On New Year's Day I had a call from my friend Valery. She had recently watched an episode of "CSI: New York" in which a victim had been recovered from the briny deep. The autopsy showed starfish (or sea stars for those PC types) inside the mouth feeding on the victim's soft tissues. She wondered if starfish actually did that... and I'm hoping after reading this introduction, you do too.
Now I don't run into human (or, sigh, heavenly) bodies under water, so I can't specifically comment on the CSI findings. However, I do locate starfish (er, sea stars) that indulge in feeding on soft tissue... whether of dead or living critters. For example, the beautiful bat stars I see frequently at depth often feed on dead and decaying matter on the ocean floor. They extend their stomachs out of their mouths (which do double duty as anuses... ugh) and exude digestive acids which turn algae as well as dead invertebrates and fish on the bottom into a liquid meal like Ensure that they can ingest. Of course since these sea stars are feeding on dead matter, they are actually scavengers rather than predators.
So what constitutes a predator? To find out, I first consulted my Funk & Wagnalls only to find the word itself was not defined in my edition. It did state that "predacious" means to live by preying on others. Not satisfied with that seemingly circular definition, I checked Roget's Thesaurus to find synonyms but the word wasn't listed there either. I finally resorted to one of my ecology textbooks which defined predation as a feeding situation "in which the food organism, or part of it, is eaten and killed" (preferably in the reverse order, I prefer it when my food isn't still moving when it lands on my plate!).
I was surprised to find that the examples given in that text included a seedling killed by a fungus, animal plankton eating plant plankton, and an acorn munched on by a squirrel in addition to what I'd consider more classic cases of a mountain lion eating a rabbit or a great white shark consuming a sea lion. I generally did not consider herbivores (plant eaters) as predators in the "true" sense of the word. I must admit that these examples extended my concept of a predator by leaps and bounds, so I've been "re-educated" in writing this column myself. After all, my early ecology courses were back in the 1960's and everything was peace, love (not always "free") and tie-dye back then.
But back to Valery's question. Yes, indeed there are species of starfish that are very active predators including some of the most common ones in our waters like the knobby or giant spined, and fragile rainbow starfish. Just like lions on the plains of the Serengeti, they sneak up on their often stationary prey such as mussels, clams and other bivalves. They then use their five (more or less) arms to slowly pull the two shells apart... perhaps just enough so they can extend their stomach, inside-out, into the shell and begin liquefying the soft tissues of the living animal inside. No fangs or sharp claws involved in this predator-prey relationship, just plenty of muscle and digestive acids. But the defining criteria of killing and eating the prey are both met.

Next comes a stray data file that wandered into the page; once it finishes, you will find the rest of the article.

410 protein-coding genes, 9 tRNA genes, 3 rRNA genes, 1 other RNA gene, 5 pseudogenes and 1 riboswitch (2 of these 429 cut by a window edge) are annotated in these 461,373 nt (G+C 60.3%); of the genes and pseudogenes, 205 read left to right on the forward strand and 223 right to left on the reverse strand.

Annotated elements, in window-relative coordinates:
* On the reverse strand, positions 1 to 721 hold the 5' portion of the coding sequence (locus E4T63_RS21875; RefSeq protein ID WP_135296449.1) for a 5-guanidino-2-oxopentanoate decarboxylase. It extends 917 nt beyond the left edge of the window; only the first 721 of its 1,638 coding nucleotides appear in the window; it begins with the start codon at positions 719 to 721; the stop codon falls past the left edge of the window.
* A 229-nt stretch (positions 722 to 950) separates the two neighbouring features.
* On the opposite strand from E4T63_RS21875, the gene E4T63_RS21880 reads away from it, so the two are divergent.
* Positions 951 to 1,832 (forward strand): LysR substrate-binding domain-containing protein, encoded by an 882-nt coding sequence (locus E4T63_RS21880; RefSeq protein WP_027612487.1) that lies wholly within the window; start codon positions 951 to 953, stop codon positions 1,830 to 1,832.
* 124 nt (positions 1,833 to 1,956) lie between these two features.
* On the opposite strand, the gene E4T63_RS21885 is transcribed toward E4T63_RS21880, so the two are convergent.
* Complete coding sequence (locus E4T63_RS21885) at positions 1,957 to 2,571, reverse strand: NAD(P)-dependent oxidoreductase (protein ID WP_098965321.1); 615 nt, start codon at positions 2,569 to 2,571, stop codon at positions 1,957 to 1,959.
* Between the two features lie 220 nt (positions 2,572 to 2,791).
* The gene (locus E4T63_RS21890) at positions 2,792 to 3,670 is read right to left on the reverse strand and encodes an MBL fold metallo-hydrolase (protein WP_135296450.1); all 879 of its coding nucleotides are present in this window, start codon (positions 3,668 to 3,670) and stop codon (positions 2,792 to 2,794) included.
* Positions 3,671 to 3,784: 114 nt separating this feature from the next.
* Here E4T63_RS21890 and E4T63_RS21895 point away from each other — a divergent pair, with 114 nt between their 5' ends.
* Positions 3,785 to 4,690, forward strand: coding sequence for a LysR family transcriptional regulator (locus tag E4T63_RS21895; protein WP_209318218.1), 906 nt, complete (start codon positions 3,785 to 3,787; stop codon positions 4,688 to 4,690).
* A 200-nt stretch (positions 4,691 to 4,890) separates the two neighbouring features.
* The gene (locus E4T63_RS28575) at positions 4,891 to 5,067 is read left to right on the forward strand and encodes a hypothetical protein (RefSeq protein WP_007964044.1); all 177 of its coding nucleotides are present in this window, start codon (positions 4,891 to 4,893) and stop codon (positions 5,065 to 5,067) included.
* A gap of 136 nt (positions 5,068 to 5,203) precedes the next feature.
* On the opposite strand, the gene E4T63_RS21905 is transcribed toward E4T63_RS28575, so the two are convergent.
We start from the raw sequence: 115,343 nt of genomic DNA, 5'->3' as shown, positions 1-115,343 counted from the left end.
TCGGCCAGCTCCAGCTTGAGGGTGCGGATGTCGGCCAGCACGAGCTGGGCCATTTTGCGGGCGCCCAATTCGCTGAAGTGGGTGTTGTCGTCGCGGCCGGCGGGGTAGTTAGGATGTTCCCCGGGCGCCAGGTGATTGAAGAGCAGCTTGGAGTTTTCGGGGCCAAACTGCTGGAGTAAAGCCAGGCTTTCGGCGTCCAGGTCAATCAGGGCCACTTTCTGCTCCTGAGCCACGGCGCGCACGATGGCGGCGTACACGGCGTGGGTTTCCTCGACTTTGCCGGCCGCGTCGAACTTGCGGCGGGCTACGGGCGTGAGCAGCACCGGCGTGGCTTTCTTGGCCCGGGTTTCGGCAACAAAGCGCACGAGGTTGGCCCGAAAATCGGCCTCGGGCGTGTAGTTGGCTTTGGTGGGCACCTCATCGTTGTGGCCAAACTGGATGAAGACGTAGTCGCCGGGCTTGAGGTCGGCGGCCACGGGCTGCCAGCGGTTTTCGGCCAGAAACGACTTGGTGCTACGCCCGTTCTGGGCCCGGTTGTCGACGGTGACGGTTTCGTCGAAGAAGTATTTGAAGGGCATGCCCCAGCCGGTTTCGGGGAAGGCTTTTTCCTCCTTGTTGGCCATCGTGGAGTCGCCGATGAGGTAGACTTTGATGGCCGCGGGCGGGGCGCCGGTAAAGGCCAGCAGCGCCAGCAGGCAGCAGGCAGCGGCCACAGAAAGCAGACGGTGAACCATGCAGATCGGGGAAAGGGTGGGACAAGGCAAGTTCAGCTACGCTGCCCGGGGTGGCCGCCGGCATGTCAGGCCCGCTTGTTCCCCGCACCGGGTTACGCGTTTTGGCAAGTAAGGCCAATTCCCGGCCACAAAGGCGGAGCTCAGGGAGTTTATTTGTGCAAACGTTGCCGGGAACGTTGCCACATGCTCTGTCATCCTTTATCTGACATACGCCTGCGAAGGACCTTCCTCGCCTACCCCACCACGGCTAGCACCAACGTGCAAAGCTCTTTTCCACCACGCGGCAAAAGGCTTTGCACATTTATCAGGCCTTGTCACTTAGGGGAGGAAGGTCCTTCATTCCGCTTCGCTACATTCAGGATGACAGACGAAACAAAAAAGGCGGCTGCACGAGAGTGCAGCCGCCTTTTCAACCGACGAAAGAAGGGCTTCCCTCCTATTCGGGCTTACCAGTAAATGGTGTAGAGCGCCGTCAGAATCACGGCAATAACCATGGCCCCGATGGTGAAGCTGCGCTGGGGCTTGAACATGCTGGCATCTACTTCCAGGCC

Many of us humans are omnivores, eating a wide variety of food. I'm a good example... heck, I even eat my own cooking! Some choose to be strict herbivores (aka vegetarians). While a few do so for ecological or other reasons (which I can understand), many do so in the belief that killing and eating fruits, vegetables and plant material does not make them predators. Well, according to my ecology text they do indeed fall into that category, thus losing some of the moral superiority that a few of them claim. I've seen plenty of "animal rights" people who have no qualms about eating vegetarian fare, but where are the "plants rights" folks?
Life is life. Killing life to eat and survive is as natural as can be. Birds do it, bees do it ("munching" that is... as well as "mating"). Of course most of us, with the exception of hunters and fishers, prefer to forego the killing part and get our life forms... er, food sources... packaged in plastic at the grocery store. Plants are life forms critical to ecosystem functioning, perhaps even more so than many animals. They capture energy in the form of sunlight and convert it into plant tissue and the embryos found in seeds and fruits, that are useful to other living things which then create animal flesh from them.
So we are all indirectly killers of life, all part of the "mutual eating society" as I used to call it in the ecology classes I taught back at the old Toyon school. "Munching" in one form or another is critical in sustaining life... and thus allowing us the opportunity for "mating" and the continuation of our species. And, as we have found out in this column, we are all "predators" at least in the sense of the definition given by modern ecology. Hmmm... I'm feeling pretty hungry after reading... er, writing... this. I think I'll mosey on down to Vons. Happy New Year to all!
© 2007 Dr. Bill Bushing. Watch the "Dive Dry with Dr. Bill" underwater videos on Catalina Cable TV channel 49, 10:00 AM and 5:00 PM weekdays and on Charter Communications Cable channel 33 at 7:30 PM on Tuesdays in the Riverside/Norco area. Please help me climb out of self-imposed poverty... buy my "Munching and Mating in the Macrocystis," "Great White Sharks of Guadalupe," "Calimari Concupiscence: Mating Squid, " "Playful Pinnipeds: California Sea Lions," "Belize It or Not: Western Caribbean Invertebrates, Fish and Turtles," "Gentle Giants: Giant Sea Bass" or "Common Fish and Invertebrates of the Sea of Cortez" DVD's. Yes, take Dr. Bill home with you... we'll both be glad you did!
A "vicious" knobby or giant-spined starfish predator engulfing and consuming
a poor, nearly defenseless winged pearl oyster at Salta Verde Point.
This document maintained by
Dr. Bill Bushing.
Material and images © 2007 Star Thrower Educational Multimedia